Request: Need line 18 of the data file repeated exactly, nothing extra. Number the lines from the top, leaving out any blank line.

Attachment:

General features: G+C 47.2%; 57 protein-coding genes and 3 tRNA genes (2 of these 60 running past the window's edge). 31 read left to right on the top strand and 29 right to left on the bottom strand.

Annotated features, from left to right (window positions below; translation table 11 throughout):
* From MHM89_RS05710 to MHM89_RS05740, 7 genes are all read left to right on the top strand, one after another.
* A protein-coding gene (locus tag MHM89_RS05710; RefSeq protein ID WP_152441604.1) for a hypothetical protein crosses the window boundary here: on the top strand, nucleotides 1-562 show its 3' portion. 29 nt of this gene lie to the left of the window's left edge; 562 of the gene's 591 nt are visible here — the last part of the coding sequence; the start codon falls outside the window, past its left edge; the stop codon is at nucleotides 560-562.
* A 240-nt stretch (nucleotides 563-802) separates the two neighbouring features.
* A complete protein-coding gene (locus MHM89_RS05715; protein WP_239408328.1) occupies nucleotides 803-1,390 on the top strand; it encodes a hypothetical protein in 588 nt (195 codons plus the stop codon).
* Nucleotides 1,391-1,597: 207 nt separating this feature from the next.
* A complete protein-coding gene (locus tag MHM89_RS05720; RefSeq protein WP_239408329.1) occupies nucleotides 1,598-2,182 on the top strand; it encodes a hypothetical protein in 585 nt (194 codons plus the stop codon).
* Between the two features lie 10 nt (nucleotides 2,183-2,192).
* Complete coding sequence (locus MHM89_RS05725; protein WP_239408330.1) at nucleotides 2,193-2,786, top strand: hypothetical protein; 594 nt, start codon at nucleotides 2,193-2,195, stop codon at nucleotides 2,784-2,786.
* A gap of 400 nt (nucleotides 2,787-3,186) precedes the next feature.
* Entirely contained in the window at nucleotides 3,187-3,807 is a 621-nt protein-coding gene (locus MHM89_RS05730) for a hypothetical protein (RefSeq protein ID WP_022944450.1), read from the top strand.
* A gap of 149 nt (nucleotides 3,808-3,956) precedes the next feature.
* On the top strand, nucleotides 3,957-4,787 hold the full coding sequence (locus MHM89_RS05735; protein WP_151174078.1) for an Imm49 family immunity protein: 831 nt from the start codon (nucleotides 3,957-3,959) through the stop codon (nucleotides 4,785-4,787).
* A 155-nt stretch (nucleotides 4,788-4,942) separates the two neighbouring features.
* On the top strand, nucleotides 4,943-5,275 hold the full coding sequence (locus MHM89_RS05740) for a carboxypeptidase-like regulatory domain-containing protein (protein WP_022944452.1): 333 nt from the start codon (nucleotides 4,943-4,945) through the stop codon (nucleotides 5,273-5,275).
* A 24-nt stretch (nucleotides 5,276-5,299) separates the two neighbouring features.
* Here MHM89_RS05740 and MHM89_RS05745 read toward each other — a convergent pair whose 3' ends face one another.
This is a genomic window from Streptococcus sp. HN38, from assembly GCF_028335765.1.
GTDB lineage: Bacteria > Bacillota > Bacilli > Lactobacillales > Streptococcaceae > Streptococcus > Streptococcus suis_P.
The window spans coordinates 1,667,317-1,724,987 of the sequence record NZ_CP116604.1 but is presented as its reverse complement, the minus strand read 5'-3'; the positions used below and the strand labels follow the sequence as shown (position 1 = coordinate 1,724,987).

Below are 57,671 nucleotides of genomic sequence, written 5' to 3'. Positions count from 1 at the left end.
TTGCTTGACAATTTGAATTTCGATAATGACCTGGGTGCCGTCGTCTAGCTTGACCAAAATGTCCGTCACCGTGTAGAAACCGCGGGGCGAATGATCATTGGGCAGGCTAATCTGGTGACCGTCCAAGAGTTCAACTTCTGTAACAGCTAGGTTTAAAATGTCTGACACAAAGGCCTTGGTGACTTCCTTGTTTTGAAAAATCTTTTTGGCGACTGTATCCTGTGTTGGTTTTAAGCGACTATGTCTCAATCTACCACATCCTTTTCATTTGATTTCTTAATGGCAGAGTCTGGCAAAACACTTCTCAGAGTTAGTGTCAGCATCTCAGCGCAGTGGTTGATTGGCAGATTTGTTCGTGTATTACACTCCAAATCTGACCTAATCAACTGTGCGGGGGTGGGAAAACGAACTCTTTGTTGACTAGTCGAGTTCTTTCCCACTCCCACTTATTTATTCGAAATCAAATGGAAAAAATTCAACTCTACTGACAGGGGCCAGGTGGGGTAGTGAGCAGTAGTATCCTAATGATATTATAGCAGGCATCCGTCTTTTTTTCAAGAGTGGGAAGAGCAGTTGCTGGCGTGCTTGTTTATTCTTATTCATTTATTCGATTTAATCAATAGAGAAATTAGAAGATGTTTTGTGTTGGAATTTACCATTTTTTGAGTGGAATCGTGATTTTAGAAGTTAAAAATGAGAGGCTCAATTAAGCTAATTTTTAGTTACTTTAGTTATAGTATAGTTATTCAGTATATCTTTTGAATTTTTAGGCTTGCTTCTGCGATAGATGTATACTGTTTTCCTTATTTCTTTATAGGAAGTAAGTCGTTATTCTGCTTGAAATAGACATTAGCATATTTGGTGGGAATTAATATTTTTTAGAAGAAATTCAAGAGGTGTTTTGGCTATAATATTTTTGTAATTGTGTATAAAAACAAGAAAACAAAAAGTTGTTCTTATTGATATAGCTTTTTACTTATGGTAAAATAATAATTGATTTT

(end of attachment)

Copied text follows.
* Here MHM89_RS05740 and MHM89_RS05745 read toward each other — a convergent pair whose 3' ends face one another.